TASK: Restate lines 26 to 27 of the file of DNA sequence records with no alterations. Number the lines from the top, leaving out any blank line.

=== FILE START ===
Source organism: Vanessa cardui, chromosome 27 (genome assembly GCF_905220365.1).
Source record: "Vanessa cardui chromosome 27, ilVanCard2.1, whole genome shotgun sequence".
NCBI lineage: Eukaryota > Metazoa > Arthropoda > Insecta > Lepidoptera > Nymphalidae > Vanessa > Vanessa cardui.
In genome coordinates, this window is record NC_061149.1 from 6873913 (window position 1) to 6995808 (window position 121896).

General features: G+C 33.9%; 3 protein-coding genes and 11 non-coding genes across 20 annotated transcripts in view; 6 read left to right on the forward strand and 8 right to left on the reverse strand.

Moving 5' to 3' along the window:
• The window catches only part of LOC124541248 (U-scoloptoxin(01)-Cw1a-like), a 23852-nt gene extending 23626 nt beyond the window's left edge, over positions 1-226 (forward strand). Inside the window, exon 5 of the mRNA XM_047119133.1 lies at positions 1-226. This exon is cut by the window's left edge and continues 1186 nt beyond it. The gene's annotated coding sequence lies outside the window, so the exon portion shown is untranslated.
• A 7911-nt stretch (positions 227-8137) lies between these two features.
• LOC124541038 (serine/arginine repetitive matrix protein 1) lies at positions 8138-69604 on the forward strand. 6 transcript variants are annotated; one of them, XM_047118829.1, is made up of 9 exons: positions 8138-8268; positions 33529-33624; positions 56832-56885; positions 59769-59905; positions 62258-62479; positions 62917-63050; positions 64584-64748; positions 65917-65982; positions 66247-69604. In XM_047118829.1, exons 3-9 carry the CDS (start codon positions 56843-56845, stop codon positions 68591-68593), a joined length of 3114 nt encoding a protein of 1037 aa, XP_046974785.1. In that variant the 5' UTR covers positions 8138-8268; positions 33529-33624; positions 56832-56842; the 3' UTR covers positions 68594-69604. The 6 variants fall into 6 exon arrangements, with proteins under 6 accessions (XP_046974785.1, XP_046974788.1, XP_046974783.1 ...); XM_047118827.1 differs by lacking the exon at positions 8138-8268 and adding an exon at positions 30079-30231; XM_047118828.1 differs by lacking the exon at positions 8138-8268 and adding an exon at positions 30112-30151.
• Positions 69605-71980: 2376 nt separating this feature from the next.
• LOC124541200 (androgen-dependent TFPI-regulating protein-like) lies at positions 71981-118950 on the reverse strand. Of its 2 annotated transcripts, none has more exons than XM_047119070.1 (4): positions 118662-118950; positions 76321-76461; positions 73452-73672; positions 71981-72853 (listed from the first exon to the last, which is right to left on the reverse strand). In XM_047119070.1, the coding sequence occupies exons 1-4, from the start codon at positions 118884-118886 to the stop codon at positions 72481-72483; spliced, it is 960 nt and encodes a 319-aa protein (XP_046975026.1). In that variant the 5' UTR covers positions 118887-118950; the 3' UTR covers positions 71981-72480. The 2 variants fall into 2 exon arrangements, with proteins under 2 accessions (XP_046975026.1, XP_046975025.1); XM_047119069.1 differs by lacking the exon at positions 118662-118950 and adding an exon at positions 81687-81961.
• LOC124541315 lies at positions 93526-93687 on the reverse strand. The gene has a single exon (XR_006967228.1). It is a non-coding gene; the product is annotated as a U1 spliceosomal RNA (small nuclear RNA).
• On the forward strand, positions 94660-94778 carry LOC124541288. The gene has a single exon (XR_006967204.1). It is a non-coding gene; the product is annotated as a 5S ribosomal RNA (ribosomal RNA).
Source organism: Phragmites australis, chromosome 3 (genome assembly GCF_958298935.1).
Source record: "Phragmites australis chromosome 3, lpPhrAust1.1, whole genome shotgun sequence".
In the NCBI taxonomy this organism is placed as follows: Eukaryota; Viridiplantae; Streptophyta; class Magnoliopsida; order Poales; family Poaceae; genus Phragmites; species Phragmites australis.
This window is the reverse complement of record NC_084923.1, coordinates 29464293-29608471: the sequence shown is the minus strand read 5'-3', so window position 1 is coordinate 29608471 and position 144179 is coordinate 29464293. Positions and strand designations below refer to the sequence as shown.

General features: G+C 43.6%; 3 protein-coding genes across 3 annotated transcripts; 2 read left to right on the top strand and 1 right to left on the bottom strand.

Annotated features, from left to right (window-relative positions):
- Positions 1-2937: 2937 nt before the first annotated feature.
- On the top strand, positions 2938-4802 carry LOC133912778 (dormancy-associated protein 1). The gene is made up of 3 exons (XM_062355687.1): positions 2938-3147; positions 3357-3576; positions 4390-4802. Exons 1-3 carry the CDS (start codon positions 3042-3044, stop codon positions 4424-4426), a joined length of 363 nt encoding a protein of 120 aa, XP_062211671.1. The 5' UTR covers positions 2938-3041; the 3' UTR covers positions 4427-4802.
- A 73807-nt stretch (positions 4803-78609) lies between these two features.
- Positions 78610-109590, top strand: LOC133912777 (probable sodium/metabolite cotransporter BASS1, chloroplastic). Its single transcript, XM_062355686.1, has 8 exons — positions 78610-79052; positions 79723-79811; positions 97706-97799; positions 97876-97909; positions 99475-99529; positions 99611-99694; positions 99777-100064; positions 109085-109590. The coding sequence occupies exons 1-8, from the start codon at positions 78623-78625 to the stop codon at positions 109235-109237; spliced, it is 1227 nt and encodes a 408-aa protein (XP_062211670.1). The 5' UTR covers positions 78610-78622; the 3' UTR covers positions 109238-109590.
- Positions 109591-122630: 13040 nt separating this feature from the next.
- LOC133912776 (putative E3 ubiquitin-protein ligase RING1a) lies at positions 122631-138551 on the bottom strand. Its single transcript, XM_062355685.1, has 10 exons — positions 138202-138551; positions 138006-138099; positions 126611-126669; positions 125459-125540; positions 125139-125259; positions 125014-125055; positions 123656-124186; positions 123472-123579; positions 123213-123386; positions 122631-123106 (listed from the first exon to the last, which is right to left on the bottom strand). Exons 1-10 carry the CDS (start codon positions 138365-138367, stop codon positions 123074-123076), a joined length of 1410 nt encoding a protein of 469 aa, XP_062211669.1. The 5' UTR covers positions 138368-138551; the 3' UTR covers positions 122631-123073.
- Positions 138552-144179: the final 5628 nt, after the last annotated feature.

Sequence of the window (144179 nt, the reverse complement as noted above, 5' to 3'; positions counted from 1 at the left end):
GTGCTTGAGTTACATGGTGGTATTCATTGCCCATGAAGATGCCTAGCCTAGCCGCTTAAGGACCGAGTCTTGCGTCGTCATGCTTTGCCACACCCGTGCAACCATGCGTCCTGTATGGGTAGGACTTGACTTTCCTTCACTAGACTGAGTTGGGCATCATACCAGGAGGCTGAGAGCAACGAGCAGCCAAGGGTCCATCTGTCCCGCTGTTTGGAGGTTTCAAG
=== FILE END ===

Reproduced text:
- Positions 138552-144179: the final 5628 nt, after the last annotated feature.

Sequence of the window (144179 nt, the reverse complement as noted above, 5' to 3'; positions counted from 1 at the left end):